Jawbone UP Move Review
Human innovation tends to reduce the physical labor needed for a desired result. When we think of the history of invention, we contemplate those things that make our lives easier while yielding more or better outputs: things like the wheel, robotics, and Internet shopping. Alas, with “easier” often comes “sedentary.” Millennia of technological advances have led to a modern society that faces health threats stemming from not moving around that much.
Part of this lethargy hazard is unavoidable. We have to drive or sit in airline seats; we have to log hours at the computer; we do well to avoid reading novels and crossing intersections at the same time. So there’s little choice but to remain seated for good chunks of time. But part of our inactivity can be remedied with minor tweaks to our habits.
According to the folks behind the Jawbone UP Move wireless activity tracker, we should aim for physical activity equivalent to around 10,000 steps per day. Meeting or exceeding that threshold is believed to enhance health outcomes. And the UP Move promises to make keeping track of our movements a little, well, easier and less physically intensive. In other words, the UP Move accepts our laziness for what it is and encourages us to shed that inactivity bit by digitally monitored bit.
Jawbone UP Move Wireless Activity Tracker
The UP Move is an entry-level activity/fitness tracker that logs steps, inactivity, sleep and nutrition, all to help users understand their habits and modify them for improved health.
I’ve been wearing my “Slate Rose” UP Move in both the standard clip (Yellow color) and optional wrist strap (Onyx color; Standard size) virtually without interruption since it arrived. In general, I have been impressed with what the UP Move can do. For its price, this is a fantastic fitness tracker that recommends itself to most of us lazy humans.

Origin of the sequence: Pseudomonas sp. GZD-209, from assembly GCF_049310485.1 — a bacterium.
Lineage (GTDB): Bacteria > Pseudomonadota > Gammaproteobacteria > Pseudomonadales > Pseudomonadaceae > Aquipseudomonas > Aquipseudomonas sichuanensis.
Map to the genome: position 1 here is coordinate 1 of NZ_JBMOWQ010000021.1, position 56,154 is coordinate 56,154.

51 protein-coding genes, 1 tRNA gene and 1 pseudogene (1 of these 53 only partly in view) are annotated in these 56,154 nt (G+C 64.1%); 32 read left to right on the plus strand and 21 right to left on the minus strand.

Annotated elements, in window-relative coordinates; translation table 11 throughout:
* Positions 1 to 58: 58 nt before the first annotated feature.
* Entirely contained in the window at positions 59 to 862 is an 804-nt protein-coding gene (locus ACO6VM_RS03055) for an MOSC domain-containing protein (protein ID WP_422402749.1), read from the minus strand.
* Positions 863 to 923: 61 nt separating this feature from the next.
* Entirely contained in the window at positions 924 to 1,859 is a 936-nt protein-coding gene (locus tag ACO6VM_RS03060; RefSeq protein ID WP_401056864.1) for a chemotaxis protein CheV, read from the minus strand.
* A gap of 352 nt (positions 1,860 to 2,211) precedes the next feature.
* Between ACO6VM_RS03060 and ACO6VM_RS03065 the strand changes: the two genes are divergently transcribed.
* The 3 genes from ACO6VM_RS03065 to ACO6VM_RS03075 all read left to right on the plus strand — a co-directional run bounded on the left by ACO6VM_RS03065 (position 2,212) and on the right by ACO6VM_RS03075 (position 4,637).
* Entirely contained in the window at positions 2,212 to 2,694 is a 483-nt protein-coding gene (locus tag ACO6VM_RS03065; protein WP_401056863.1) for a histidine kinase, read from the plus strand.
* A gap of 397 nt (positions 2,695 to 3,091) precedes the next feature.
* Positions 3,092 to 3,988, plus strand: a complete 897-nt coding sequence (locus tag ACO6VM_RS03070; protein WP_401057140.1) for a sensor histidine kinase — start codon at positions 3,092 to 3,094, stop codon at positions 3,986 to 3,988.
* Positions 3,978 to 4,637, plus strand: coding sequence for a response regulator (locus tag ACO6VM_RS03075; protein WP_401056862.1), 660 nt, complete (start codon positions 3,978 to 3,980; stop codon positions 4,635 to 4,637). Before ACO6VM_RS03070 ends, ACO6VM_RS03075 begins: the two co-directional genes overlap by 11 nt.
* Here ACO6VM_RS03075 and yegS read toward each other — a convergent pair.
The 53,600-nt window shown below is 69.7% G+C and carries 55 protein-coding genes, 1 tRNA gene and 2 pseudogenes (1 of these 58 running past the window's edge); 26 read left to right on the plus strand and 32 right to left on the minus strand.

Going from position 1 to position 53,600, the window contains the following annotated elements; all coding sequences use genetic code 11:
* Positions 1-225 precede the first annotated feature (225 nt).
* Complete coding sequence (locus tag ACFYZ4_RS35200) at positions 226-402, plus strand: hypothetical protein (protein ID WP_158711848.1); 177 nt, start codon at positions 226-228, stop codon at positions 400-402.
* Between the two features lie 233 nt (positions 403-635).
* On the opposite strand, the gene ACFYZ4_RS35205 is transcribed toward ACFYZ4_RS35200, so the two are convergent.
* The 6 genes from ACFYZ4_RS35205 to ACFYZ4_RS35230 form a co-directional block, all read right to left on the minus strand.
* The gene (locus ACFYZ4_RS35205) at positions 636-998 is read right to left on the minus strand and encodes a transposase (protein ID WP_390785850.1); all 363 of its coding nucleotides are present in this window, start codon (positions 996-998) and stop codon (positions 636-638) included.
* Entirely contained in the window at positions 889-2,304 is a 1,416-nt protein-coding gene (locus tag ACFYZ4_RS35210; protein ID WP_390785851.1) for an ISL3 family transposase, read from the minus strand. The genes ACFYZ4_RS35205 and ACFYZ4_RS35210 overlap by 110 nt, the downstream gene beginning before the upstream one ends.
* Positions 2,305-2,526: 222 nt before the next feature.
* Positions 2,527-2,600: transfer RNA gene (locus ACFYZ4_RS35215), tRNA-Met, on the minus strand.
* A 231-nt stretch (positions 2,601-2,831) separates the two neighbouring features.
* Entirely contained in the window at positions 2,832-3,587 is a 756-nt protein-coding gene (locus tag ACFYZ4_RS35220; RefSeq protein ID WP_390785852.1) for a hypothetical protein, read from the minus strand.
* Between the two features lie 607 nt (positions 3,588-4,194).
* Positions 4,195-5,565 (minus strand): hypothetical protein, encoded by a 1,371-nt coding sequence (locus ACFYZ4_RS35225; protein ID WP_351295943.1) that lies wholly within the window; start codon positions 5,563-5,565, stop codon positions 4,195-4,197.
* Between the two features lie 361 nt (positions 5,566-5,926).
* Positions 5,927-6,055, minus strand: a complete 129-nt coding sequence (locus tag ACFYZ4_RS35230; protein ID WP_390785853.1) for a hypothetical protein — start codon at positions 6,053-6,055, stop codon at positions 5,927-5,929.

Nonetheless, the UP Move is an entry-level device that does not offer some of the technological features, data-capture capabilities, or style of its (much) more expensive competitors.
The UP Move is most appealing for users seeking an improved understanding of their daily activity levels in an easy-to-use and intuitively designed package. For users desiring more detailed tracking, advanced analytics, or biometrics readings, the UP Move may not fully satisfy.
Jawbone UP Move Components
The UP Move is a disc-shaped wireless activity tracker a little over an inch in diameter and a third of an inch thick.
Most of the interior dimension of the device is consumed by a replaceable battery with an estimated “4+ month” life. The internal battery is the reason my use of the UP Move has been “virtually” nonstop: the device can get sprinkled with water but shouldn’t be submerged, so I’ve removed mine for showering.
For monitoring of land-based pursuits, the UFO-like disc can be mounted in a clip that comes along with the device or into a wristband that is sold separately.
Jawbone UP Move Operation
The disc contains an accelerometer to keep track of movement. It translates that movement into steps taken, distance traveled, idle time and (when coupled with the wristband) “sound” or “light” sleep.
The device’s interface is a master class in simple sophistication. The disc’s face can be pressed with a finger once to display progress toward the 10,000 daily step threshold. Two quick presses bring up a clock display. A quick press followed by a long press calls up the stopwatch function (more on that later). And a single long press toggles the device between daytime mode (when steps are tracked) and nighttime mode (when sleep is tracked).
I found the simplicity and ease-of-use of the device to be very appealing.
Jawbone UP Move App
The device logs all this data and ports it via Bluetooth to any iOS or Android smartphone running the companion UP app. My phone is an Android with Bluetooth 4.0, and the app loading, Bluetooth pairing, and behind-the-scenes syncing have all been seamless and easy.
Data are displayed within the app in colorful graphs, trends are tabulated and helpful “coaching” and health tips are offered. For instance, I’ve been coached on limiting my bouts of inactivity to 45 minutes or less. I’ve exhibited trends of meeting my 10,000 daily steps threshold and getting my recommended 8 hours of sleep.
Jawbone UP Move Function
Both the pedometer/activity function and sleep tracking are essentially passive to the user. The UP Move logs of steps and snoozing on its own. These functions work exceptionally well. For most users, the ease of use and accuracy of these functions provide reason to purchase the UP Move.